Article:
First identification of four new limonoids that deter leaf-eating pests
Washington, D.C. - Naturally occurring substances that appear to repel a leaf-eating insect pest have been found in the leaves of Spanish cedar trees, according to results of a study by British researchers published in the Sept. 24 issue of the Journal of Natural Products, a peer-reviewed journal of the American Chemical Society, the world's largest scientific society.
The researchers, based at the Royal Botanic Gardens, Kew, the University of Oxford, and the Natural Resources Institute at the University of Greenwich, say that selecting seedlings with high concentrations of these previously unidentified substances, known as limonoids, may help in the production of plantation-raised Spanish cedars while also reducing the need for synthetic insecticides.
Spanish cedars are hardwood members of the mahogany sub-family and have great economic importance worldwide for their use in buildings and in furniture. Trees such as Spanish cedars are mostly harvested from the wild, but with growing demand for their timber, the need for plantations is increasing. However, the success of plantation-raised trees is seriously constrained by damage from insects such as mahogany webworms and shoot-borers, as well as the insect examined in this study, a weevil known as Exopthalus jekelianus. If plantation-raised timber production does not succeed already endangered primary forests are threatened even further, the scientists note.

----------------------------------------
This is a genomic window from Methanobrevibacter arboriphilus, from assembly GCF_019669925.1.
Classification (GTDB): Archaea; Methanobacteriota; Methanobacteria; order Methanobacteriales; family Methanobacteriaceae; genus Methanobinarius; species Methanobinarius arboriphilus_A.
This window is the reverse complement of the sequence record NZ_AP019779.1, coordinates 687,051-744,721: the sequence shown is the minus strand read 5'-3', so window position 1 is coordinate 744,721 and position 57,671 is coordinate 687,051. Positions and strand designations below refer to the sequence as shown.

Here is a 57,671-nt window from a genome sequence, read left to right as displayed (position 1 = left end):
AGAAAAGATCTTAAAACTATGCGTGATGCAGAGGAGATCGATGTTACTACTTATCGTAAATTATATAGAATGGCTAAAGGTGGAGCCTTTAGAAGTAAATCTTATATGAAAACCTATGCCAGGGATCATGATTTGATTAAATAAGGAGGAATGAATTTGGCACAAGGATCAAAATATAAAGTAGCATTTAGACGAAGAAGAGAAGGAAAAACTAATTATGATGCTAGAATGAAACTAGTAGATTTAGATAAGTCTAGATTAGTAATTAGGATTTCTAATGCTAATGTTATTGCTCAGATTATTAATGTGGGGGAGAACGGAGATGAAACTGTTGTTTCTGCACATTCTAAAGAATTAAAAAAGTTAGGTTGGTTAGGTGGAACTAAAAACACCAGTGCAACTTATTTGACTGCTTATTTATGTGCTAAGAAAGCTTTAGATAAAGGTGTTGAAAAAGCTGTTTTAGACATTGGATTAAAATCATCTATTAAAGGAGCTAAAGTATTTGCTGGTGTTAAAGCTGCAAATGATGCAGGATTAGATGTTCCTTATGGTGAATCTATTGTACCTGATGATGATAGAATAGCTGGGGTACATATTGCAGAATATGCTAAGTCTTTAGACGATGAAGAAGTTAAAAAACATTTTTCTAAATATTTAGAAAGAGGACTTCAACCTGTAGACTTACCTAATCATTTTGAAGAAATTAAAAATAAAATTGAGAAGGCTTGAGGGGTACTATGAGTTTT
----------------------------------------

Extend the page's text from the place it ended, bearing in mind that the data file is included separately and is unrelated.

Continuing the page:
"The four compounds we identified are new to science," said Philip C. Stevenson,
Ph.D., natural product chemist at the Jodrell Laboratory of the Royal Botanic
Gardens and the Natural Resources Institute at the University of Greenwich, and
the study's primary coordinator. "As well, our study was the first to examine
Spanish cedar leaves for the particular group of substances (known as
Contact: Mary Stanik
American Chemical Society